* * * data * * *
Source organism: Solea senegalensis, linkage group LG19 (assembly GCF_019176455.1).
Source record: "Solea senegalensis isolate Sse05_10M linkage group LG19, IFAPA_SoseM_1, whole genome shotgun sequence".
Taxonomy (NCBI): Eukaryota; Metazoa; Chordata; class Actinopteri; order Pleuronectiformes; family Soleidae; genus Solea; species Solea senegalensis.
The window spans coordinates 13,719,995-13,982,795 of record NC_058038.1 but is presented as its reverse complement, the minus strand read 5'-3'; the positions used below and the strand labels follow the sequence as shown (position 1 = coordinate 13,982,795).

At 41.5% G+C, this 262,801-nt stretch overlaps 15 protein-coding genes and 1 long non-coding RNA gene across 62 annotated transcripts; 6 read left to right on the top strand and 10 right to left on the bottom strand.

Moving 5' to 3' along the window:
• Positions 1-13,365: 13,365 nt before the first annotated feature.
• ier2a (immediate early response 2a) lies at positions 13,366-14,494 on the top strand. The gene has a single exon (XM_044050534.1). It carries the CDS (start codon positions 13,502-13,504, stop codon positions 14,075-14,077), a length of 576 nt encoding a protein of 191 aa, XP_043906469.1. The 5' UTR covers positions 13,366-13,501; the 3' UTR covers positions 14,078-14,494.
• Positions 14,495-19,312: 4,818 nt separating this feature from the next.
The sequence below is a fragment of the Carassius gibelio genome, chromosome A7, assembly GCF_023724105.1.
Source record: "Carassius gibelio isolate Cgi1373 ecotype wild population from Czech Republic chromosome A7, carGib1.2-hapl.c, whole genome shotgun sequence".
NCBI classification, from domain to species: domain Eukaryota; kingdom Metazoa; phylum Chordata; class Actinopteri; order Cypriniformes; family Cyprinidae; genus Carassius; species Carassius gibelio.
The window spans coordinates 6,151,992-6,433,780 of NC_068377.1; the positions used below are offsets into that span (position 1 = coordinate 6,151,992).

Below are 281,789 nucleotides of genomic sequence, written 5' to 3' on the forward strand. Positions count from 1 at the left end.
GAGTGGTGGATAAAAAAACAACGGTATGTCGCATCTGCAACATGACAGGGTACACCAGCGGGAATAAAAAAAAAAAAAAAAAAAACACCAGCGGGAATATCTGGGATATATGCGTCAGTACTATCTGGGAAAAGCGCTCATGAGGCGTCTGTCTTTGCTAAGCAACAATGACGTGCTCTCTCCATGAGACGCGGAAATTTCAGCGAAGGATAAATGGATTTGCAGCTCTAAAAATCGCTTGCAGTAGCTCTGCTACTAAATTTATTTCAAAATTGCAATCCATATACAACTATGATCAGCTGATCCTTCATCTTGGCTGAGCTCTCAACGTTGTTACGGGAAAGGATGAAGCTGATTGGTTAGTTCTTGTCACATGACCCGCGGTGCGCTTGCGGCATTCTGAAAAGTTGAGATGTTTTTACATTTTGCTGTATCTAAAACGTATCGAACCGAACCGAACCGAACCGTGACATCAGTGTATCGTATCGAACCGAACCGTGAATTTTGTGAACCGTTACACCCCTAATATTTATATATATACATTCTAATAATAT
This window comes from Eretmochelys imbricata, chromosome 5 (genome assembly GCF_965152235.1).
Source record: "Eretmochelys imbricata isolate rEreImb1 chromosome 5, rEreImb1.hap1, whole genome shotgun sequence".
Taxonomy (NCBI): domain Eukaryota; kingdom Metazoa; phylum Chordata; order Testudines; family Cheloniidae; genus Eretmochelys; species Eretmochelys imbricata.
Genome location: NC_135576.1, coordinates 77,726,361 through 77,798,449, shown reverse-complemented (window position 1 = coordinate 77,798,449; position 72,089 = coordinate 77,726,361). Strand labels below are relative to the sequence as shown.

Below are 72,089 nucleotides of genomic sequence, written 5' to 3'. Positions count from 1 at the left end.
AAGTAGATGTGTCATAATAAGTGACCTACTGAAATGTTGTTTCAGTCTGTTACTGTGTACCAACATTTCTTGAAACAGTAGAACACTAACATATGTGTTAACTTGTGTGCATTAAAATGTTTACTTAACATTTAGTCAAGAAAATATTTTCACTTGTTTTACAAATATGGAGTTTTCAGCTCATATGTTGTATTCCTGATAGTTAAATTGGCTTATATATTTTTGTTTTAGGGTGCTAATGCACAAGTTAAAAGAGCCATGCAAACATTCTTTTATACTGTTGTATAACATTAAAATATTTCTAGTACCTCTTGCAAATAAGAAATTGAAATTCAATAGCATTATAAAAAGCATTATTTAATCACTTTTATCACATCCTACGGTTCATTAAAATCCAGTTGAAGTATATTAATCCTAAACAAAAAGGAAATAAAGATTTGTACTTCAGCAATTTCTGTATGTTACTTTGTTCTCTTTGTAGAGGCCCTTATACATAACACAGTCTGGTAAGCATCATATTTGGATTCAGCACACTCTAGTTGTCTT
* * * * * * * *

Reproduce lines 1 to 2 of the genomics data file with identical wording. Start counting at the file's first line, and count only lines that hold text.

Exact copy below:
Source organism: Solea senegalensis, linkage group LG19 (assembly GCF_019176455.1).
Source record: "Solea senegalensis isolate Sse05_10M linkage group LG19, IFAPA_SoseM_1, whole genome shotgun sequence".